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The U.S. Supreme Court’s South Dakota v. Wayfair decision, in June 2018, said that states can generally require out-of-state sellers to collect and remit sales tax on sales to in-state consumers even if the sellers have no physical presence in the consumer’s state.

The Wayfair Cushion: Internet Sales Tax Revenue Softened the Pandemic’s Economic Blow

By Jackson Brainerd | Aug. 9, 2021 | State Legislatures News | Print

It’s been three years since the U.S. Supreme Court handed down a decision that electrified the state tax policy world: South Dakota v. Wayfair.

The ruling—centered on legislation developed by NCSL’s Task Force on State and Local Taxation and introduced by NCSL’s then president, South Dakota Senator Deb Peters (R)—eliminated the requirement that businesses have a physical presence in a state to collect sales tax.

It gave states the authority to collect taxes on internet sales made by remote retailers, meaning state tax bases could better reflect the growing e-commerce sector. Many states expected these measures to bring in hundreds of millions of dollars in new revenue in fiscal years 2020 and 2021, according to NCSL’s state tax actions survey of legislative fiscal offices.

Of the 45 states that impose sales taxes, all have now enacted economic nexus and marketplace facilitator laws.

States were quick to pass laws allowing them to tap into this new revenue source. Like South Dakota, whose law was approved by the Supreme Court, states adopted “economic nexus” laws to require remote retailers exceeding a certain volume of sales to collect and remit sales taxes. They also passed “marketplace facilitator” laws, which require businesses that facilitate sales for third-party sellers to collect taxes on those sales, shifting the responsibility away from the smaller sellers using their platforms.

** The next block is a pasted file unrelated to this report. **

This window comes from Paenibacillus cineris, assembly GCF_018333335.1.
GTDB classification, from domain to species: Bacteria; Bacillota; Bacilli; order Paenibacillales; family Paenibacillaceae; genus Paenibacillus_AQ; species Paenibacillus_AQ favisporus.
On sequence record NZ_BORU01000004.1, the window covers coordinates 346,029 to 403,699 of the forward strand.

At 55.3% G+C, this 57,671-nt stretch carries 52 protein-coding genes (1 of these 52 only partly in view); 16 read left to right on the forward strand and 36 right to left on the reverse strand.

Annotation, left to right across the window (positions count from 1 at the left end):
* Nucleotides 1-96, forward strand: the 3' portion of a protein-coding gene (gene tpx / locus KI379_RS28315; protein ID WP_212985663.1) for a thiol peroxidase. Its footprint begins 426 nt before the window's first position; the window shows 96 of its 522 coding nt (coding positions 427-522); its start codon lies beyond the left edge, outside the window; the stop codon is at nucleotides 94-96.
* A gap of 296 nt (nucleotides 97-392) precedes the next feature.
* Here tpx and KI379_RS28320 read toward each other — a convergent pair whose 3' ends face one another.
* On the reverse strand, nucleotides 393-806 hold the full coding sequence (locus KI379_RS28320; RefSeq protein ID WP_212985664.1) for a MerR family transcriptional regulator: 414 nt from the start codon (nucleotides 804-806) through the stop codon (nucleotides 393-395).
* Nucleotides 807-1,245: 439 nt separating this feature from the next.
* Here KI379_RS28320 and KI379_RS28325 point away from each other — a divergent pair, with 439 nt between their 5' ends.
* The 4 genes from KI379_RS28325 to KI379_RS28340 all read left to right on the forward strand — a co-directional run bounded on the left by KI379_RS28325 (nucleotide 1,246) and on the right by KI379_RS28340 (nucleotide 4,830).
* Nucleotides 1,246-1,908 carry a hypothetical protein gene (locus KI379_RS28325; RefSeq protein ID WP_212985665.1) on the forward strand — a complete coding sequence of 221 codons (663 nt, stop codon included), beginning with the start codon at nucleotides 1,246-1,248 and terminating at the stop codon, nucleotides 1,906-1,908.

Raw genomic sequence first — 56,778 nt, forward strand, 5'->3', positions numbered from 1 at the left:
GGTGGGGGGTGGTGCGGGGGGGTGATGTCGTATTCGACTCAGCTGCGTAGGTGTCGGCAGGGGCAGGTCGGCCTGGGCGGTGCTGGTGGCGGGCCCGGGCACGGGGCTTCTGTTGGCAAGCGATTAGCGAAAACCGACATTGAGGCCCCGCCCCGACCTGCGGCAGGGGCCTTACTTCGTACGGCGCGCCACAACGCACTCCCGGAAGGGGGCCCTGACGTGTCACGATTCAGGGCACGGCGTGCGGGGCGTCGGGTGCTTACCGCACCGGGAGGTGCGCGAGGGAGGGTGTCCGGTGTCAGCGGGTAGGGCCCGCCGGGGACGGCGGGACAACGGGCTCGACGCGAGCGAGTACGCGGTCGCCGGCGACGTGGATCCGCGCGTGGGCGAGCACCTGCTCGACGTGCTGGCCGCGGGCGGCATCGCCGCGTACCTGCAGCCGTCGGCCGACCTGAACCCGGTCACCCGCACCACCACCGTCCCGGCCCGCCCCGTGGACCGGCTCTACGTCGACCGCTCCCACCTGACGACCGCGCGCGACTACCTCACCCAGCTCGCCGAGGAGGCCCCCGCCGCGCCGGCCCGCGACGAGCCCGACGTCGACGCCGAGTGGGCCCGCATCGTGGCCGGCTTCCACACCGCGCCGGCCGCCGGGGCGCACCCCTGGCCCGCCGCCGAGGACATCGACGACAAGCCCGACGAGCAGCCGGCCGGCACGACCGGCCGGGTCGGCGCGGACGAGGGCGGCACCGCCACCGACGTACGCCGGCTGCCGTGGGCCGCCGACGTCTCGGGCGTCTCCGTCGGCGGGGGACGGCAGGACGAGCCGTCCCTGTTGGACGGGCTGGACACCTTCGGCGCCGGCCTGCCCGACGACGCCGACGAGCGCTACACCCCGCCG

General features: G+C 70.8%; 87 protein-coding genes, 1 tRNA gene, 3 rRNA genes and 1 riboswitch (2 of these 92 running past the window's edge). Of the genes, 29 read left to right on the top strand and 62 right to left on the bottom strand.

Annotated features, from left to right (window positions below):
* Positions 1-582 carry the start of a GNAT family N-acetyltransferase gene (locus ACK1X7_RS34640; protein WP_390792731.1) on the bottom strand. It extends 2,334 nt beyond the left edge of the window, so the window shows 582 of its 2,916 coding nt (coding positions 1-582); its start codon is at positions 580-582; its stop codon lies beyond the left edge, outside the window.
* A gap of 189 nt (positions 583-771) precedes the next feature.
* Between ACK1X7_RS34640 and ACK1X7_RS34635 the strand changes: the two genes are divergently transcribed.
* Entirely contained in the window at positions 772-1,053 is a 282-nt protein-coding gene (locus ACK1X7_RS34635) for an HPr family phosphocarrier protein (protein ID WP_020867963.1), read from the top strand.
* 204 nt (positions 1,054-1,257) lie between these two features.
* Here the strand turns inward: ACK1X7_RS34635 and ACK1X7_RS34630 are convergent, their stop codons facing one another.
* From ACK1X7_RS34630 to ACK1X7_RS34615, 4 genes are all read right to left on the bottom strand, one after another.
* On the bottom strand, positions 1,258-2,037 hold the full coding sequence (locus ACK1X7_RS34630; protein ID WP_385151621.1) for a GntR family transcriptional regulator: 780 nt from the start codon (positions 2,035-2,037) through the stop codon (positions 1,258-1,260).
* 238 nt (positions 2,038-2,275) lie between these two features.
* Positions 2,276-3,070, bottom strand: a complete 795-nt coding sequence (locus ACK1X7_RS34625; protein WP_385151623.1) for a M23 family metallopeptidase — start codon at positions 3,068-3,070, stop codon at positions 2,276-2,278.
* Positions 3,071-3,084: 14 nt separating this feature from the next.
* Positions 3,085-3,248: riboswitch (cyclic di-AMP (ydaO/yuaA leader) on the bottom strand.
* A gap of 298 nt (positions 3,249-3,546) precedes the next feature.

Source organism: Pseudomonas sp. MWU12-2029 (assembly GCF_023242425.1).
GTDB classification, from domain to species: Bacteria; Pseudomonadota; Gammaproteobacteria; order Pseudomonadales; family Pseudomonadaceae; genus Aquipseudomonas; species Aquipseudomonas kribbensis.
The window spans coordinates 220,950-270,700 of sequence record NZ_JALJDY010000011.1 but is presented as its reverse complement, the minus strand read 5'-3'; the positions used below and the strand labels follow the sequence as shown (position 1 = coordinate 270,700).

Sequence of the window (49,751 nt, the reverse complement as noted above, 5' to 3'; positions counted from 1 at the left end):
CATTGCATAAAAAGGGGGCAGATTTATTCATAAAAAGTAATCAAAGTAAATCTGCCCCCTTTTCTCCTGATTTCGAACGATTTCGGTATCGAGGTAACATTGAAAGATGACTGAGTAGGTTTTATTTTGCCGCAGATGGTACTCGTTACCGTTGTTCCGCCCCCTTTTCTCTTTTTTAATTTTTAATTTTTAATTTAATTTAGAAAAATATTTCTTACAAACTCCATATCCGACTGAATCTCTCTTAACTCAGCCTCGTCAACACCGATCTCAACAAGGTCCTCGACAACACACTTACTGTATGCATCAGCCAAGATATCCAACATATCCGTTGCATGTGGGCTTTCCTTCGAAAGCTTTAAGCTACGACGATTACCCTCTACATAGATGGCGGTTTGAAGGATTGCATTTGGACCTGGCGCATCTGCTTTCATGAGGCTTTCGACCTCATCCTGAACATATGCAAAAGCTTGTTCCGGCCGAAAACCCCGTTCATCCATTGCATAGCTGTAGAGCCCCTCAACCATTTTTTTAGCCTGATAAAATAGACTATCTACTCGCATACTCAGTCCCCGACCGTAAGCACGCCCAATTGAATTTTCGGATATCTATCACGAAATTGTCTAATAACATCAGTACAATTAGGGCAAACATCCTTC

Of the 45 states that impose sales taxes, all have now enacted economic nexus and marketplace facilitator laws. (The most recent was Missouri, where Governor Michael Parson (R) signed legislation in June to join the club.)

The speed with which states moved to adopt these provisions prompted concern from some in the business community and Congress. Many businesses suddenly faced new, varying collection requirements and, in some cases, have had to navigate unclear guidance or statutory language.

As with any new area of tax policy, wrinkles are still being ironed out, especially when it comes to helping smaller businesses comply. In retrospect, however, states’ quick adoption of the new laws provided a much-needed cushion against falling tax revenues when the pandemic brought most economic activity to a standstill.

With millions of lost jobs and physical retail locations forced to close their doors, collections of sales (and most other) taxes plummeted. In the second quarter of 2020, collections declined 13.2% compared with the year earlier, according to the Tax Policy Center. This was significant, as sales taxes account for 30.8% of total state tax collections on average.

But as retailers’ physical doors closed, another one opened: Online sales soared, up 77% in May 2020, year over year. While not enough to prevent negative sales tax growth overall, the tax revenue on these purchases gave a degree of stability to state finances at a critical time. Eric Kim, head of the state rating team at Fitch Ratings, told Bloomberg Businessweek that the Wayfair decision “could not have come at a better time” for states and local governments. By the end of the year, ecommerce made up 21.3% of total retail sales, up from 15.8% in 2019.

As states regain fiscal health, online sales taxes have surely helped. Most states do not separate retail and online sales tax collections in their reporting, but legislative fiscal offices have reported that collections are performing better than expected since the start of the pandemic, and at least 25 states reported to NCSL that they had revised their estimates for FY 2021 sales tax collections upward. Florida, an internet sales tax holdout, adopted a law in April to require remote retailers to remit the tax, and the state plans to use the revenue (estimated to be $973.6 million in 2022) to replenish its unemployment insurance trust fund.

The nationwide effort to modernize remote-sales taxation continues. With marketplace facilitator laws in place, many states are now looking to require such platforms to collect other fees as well. Virginia, for example, now requires car-sharing platforms meeting the definition of marketplace facilitator to collect excise tax, while North Carolina requires marketplaces that facilitate food-delivery services to collect local meals taxes. Vermont will require marketplace facilitators to collect the universal service charge on wireless telecommunications and prepaid wireless card sales. Efforts like these, while not always popular, are intended to help state tax bases keep pace with evolving consumer markets.

Jackson Brainerd is a senior policy specialist with NCSL’s Fiscal Affairs Program. This story first appeared in the Summer 2021 print edition of State Legislatures magazine.

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